Spring has officially sprung, and it’s time to dig up your sandals and dust off those beer koozies because festival season is a-callin’! The good folks at Across the Way Productions (AtWP) have prepared another full slate of live music events and we’ve compiled an overview of what you have to look forward to in the coming 117 days (but who’s counting), until FloydFest opens the gates for another epic weekend.
Cowboy hats, boots, and beers abound in the crowd as Billy Currington charmed ladies and country lovers alike at the beautiful Berglund Performing Arts Theatre, Friday night. Women and girls of all ages lined the front of the stage, some on shoulders, all with their hands in the air, trying to get a little loving from backwards-hat, tight t-shirt wearing Currington. He graciously obliged, even taking selfies from the stage and kissing many hands after the show concluded.
The 43-year-old Nashville veteran performed his greatest hits and his personal favorites from past albums. Admittedly, I am not your conventional pop country music fan. I haven’t been to a country show since Brad Paisley came to town with Taylor Swift, long before Taylor went pop. However, I’ve always had a soft spot for Billy Currington. He and his people have an uncanny knack for choosing songs that highlight the deep, rich tone of his voice and adhere perfectly to his “ladies’ man” persona.
If you haven’t noticed it yet, you need to check out the “Roots Down” music show Fridays at 8 p.m. on WVTF. The local NPR affiliate offers a fun, unvarnished look at postmodern Americana music in and around the region. The show, hosted by Luke Church and themed “Americana Without the Quilts,” has stacked up an impressive catalog of appearances by national and regional acts.
Church first joined WVTF in a part-time role in 2014 after working in promotions for a classic rock radio station in Charlottesville, where he lived for 18 years. In January of 2016, he went full-time with the NPR affiliate. It was that May when station program director, Josh Jackson, approached Church about the idea for Roots Down. Jackson, whose radio career started in New Orleans and then moved to New York, was instrumental in getting Christian McBride to do Jazz Night in America, and was also the founding producer of the NY concert series, “Live at the Village Vanguard” and “The Checkout,” a live performance of the music magazine he created.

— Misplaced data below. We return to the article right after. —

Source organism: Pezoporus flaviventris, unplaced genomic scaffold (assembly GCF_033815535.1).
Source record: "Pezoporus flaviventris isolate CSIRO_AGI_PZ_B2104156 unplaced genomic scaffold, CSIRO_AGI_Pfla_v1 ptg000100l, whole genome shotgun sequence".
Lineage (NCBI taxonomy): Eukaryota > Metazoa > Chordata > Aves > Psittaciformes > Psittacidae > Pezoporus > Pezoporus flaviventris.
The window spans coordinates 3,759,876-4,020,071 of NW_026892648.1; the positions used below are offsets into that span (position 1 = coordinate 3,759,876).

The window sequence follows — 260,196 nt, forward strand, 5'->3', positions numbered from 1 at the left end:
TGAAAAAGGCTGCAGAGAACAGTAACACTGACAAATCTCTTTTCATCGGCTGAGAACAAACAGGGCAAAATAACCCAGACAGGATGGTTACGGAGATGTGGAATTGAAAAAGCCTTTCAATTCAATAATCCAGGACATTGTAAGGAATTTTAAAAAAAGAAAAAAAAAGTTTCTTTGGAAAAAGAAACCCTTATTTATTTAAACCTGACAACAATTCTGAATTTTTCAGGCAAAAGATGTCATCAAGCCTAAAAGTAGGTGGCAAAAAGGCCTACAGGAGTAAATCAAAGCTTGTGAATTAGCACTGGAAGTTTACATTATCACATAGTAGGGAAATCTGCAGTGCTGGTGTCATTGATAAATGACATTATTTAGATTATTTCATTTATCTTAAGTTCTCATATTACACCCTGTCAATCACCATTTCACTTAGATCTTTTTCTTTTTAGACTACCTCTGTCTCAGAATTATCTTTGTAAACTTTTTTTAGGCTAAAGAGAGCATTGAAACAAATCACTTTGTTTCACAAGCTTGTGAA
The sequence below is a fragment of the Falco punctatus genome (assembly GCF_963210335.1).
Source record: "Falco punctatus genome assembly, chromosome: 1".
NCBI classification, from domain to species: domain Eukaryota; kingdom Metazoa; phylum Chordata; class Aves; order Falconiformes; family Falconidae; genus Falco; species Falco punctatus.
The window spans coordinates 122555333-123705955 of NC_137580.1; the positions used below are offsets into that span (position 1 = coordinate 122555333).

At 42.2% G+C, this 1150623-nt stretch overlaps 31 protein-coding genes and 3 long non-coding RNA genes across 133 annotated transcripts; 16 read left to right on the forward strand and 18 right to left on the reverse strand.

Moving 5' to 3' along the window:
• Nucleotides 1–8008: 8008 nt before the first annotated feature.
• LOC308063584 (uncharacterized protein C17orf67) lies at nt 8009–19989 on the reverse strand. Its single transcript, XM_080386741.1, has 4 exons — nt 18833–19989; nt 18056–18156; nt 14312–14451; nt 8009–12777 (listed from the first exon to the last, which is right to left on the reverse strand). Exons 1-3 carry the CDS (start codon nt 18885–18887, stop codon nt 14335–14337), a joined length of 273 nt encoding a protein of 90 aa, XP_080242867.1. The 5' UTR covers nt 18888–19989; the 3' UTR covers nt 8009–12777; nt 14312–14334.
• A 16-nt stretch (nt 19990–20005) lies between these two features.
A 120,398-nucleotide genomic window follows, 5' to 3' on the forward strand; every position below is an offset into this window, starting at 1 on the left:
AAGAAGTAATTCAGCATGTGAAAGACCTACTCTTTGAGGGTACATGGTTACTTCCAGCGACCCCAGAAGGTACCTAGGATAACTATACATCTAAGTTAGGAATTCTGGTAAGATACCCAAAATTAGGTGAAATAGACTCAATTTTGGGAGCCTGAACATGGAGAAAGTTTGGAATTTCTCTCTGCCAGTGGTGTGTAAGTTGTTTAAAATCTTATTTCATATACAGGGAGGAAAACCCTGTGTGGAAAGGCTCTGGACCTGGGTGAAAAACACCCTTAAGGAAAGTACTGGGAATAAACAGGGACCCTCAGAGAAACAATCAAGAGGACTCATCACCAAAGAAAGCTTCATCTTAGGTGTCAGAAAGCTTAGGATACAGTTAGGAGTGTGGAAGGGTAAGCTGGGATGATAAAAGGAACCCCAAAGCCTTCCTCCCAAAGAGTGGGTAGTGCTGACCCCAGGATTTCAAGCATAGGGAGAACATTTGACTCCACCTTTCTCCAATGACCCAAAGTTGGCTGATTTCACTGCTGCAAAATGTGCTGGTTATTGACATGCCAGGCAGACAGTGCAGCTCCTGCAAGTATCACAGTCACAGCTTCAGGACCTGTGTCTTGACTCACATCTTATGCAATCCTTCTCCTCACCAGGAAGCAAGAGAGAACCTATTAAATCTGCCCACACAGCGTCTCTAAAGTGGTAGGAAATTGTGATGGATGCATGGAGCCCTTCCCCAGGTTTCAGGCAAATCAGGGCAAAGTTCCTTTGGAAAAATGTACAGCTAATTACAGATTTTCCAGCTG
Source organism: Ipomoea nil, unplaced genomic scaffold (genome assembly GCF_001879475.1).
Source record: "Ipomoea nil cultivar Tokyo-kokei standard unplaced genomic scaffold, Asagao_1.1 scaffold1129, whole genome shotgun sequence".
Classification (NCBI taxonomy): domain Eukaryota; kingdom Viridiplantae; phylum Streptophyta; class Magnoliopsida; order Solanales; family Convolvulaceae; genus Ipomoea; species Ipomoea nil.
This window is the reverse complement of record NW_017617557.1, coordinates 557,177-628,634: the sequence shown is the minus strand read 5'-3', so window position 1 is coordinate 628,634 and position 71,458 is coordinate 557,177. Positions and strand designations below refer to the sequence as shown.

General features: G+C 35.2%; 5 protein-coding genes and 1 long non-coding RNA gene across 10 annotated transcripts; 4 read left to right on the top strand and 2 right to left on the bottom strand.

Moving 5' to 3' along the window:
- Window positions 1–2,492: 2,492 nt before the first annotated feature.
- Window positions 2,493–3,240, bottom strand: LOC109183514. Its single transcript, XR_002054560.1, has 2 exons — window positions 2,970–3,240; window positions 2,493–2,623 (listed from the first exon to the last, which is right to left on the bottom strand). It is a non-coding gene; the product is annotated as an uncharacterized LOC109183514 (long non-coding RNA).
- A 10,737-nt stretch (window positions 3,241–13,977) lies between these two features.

Reviewer: Andrew Chester
Photographers: Roger Gupta and Jason Kincaid
From the first notes of “Crazy Fingers”, classically trained pianist Holly Bowling captivated listeners at Roanoke’s newest venue, 5 Points Music Sanctuary, with her unique piano interpretations of jam band classics from the Grateful Dead and Phish.
Bowling, who has been playing since the age of 5, treated Roanoke to her first performance of the rarely played live Grateful Dead tune, “Sage & Spirit”. The soft melodies serenaded fans and lulled them into a calm, before she played a booming compilation of “Wingsuit”, and “Wharf Rat”, she then transitioned back to “Wingsuit”, before sliding into “Taste” to close out her first set. Bowling didn’t just tickle the ivories of the baby grand piano, her improvisations included bending the strings from behind while playing, or striking specific strings with a mallet. Her creativity and brilliance as a pianist were showcased by her ability to transcribe complex arrangements to solo piano. She took that one step further in her smooth improvised transitions from one song to the next.
Running my hands over the worn cardboard sleeve of the Led Zeppelin IV album was as effective at transporting me back in time 30 years, as any modified DeLorean could ever do. Memories unfolded when I opened the album jacket to reveal the iconic Hermit on the hill, sending me back to those high school days when my friends and I would spend long nights playing Zeppelin albums, wondering (and arguing) about the meaning of the images and the lyrics. The tactile texture of the album cover mixed with wisps of memory, all coalesced into a resonant joy as the opening strains of “Black Dog” came pouring from the speakers. Thus, the stage was set for an afternoon of album listening, and new friends sharing the bands we love, at Saturday’s kick-off event of Vinyl On Tap.